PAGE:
A WOBO wall.

Building Better Bricks by Brewing Beer

When form follows fermentation


The Impressive Results of When You Ask Architects to Build With Gingerbread

From Modernist reconstructions to favorite museums, these confectionary constructions are sights to behold

How America's Most Popular Potted Plant Captured Christmas

On National Poinsettia Day, the third generation behind the Ecke Family Ranch talks about how his family developed a hundred varieties of the plant

An early Pullman sleeping car

Traveling in Style and Comfort: The Pullman Sleeping Car

The 19th century's definition of luxury came as a train car designed by a Chicago carpenter

Since laws limit the height of new structures in Mexico City, an architect has proposed building a 65-story Earthscraper.

The Next Frontier in Urban Design Will Send You Undeground

Move over Morlocks, humans are headed to your neighborhood

Distant view of man standing with Macy’s Day Parade balloons

The Puppeteer Who Brought Balloons to the Thanksgiving Day Parade

A Thursday morning tradition came with strings attached

Art Meets Science

Do Our Brains Find Certain Shapes More Attractive Than Others?

A new exhibition in Washington, D.C., claims that humans have an affinity for curves—and there is scientific data to prove it

“How 12 convicts escaped by tunnel from Eastern Penitentiary,” Diagram of the Tunnel published in the Philadelphia Inquirer, April 3, 1945

The Daring Escape From the Eastern State Penitentiary

Archeologists had to look deep into the catacombs of the prison to find the tunnels dug by criminals in 1945

Main waiting room, Pennsylvania Station, New York, NY, circa 1910

How Nostalgia Plays Into Our Love of Buildings Old and New

Never-before-seen photos reveal that Penn Station wasn't as pristine as we remember when it was torn down

Rendering of the scaffolding that will surround the dome during its restoration.

Scaffolding is All Over D.C. Here’s Why the Monuments Still Look Majestic

When the beautiful historic buildings of our nation's capital need repair, architects get creative with the exterior work

Have you carved your pumpkin yet?

The Patents Designed to Make Carving Your Pumpkin a Little Less Messy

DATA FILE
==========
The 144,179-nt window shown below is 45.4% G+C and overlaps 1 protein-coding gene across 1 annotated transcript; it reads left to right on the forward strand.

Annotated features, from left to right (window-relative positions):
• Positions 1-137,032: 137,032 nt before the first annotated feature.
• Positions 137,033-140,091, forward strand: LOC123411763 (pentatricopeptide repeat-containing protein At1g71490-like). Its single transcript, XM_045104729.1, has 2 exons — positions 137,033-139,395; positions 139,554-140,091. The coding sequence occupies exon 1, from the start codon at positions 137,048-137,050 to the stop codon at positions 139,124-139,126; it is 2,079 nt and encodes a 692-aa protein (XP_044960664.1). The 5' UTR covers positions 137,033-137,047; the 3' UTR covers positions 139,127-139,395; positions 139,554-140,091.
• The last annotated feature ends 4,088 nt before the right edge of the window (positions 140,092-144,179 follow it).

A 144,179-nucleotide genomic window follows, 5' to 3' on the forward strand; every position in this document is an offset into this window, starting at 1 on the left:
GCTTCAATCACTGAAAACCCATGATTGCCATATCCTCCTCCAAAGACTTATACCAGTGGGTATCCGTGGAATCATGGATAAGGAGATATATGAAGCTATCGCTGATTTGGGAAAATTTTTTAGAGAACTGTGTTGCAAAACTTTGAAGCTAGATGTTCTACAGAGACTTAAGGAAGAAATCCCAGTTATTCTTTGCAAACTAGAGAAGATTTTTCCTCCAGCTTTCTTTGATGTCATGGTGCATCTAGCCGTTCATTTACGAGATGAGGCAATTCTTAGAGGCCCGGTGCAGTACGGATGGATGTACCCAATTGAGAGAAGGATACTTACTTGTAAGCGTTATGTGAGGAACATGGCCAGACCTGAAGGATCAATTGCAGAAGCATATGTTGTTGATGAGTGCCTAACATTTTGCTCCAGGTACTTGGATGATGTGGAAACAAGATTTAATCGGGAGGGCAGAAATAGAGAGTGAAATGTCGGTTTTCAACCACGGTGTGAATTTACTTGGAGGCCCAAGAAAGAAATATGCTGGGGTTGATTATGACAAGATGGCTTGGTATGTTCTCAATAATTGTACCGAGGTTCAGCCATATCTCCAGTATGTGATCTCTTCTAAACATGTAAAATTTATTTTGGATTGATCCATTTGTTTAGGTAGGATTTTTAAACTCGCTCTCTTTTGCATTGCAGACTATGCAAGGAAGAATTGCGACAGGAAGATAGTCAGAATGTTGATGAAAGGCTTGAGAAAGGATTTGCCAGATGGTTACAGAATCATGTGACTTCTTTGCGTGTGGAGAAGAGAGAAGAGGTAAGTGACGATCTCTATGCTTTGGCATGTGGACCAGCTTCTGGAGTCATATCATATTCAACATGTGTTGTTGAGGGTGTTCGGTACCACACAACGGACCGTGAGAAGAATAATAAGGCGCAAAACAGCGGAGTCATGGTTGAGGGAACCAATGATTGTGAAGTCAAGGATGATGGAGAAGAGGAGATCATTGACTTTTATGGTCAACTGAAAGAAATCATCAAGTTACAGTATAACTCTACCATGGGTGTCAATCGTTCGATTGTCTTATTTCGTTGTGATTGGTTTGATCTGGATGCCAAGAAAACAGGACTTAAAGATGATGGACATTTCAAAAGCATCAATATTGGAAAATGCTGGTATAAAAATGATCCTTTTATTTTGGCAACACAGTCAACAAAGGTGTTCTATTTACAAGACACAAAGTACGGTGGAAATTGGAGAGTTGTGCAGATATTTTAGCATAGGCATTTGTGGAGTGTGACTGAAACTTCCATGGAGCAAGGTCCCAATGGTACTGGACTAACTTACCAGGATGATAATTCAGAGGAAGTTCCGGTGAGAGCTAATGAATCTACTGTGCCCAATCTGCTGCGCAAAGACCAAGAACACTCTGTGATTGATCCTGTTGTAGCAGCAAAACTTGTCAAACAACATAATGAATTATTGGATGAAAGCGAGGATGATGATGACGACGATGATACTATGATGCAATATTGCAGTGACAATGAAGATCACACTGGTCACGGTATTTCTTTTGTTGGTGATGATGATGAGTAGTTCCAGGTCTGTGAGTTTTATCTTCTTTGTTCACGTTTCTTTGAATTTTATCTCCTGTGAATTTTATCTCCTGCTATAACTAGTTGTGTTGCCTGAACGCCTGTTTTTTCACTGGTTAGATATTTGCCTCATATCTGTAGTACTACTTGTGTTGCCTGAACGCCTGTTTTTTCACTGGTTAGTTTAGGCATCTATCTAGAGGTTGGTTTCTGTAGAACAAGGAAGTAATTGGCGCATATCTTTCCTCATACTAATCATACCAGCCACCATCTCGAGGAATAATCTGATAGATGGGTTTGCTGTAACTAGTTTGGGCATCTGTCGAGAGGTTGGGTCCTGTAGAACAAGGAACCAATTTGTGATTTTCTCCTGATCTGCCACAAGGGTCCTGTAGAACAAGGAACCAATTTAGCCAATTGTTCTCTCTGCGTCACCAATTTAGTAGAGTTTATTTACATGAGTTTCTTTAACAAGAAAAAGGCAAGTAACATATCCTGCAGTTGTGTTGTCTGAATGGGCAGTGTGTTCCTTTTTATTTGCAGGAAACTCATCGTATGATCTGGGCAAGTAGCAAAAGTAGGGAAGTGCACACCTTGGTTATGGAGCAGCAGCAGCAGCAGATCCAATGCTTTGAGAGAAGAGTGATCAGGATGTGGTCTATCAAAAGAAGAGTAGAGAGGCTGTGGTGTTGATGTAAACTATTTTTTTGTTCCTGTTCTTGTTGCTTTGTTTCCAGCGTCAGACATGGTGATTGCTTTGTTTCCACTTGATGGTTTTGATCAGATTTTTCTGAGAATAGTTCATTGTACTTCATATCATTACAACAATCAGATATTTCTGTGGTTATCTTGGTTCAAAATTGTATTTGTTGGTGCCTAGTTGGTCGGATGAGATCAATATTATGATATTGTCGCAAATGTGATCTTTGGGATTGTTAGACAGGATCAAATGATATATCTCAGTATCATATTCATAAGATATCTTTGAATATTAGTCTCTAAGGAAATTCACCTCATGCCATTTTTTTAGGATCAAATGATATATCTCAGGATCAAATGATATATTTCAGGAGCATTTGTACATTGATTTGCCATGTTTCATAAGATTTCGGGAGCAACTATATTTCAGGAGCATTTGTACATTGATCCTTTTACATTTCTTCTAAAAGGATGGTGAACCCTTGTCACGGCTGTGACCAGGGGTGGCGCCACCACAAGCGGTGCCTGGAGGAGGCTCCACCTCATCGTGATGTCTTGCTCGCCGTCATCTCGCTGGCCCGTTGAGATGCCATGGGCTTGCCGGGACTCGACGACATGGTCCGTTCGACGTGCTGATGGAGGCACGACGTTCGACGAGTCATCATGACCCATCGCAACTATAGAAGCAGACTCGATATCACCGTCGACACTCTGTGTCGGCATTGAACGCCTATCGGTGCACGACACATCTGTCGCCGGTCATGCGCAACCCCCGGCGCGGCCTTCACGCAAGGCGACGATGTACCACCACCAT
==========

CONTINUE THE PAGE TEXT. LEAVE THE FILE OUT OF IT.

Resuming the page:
A group of innovators set out to simplify how we make classic Jack-o-Lanterns and their ghoulish grins


The Inventive Mind of Walter Hunt, Yankee Mechanical Genius

The compulsively creative Hunt might be the greatest inventor you've never heard of

Todd Oldham (left) is a designer and president of L-7 Designs who announced the award, David Fischer (right) is the CEO of Grief Inc who accepted the award for PAck h2O.

Cooper-Hewitt Announces Design Award Winners

As part of National Design Week, National Design award winners celebrated their achievements with a gala held October 17


The Many, Many Designs of the Sewing Machine

Rioting tailors, destitute inventors and the court system all got involved in one of the 19th century's biggest innovations

The telegraph key used to send the famous message “What Hath God Wroght” over the prototype telegraph line between Baltimore and Washington D.C. in 1844

How the Telegraph Went From Semaphore to Communication Game Changer

Samuel Morse was an artist by trade, but to the world he's best known for connecting the dots --and dashes-- that forever changed the way we communicate


Cast Your Vote for the 2013 People’s Design Award

What represents the best in design?

The Pepsi Pavilion at Expo ’70

When PepsiCola Allowed a Team of Artists to Wreak Creative Havoc

In 1970, the soft drink company commissioned artists, musicians, and engineers to design an interactive pavilion that could disappear in a puff of smoke

An aerial view of the PepsiCo World Headquarters in Purchase, NY

The Architectural History of Pepsi-Cola, Part 2: Edward Durell Stone and the Corporate Campus

Employee morale rose but architecture critics were repulsed upon the opening of the company's new campus in Purchase, New York

The Park Avenue facade of the Pepsi-Cola Corporation World Headquarters, designed by SOM

The Architectural History of Pepsi-Cola, Part 1: The ‘Mad Men’ Years

In the 1960s, Pepsi rebranded with a new slogan, a new look, and a cutting edge modernist building

Francois Huber’s movable frame hive

The Secret to the Modern Beehive is a One-Centimeter Air Gap

Beekeeping dates back to ancient Egypt. But in 1851, a Massachusetts minister invented a new hive. His secret? Something called "bee space"

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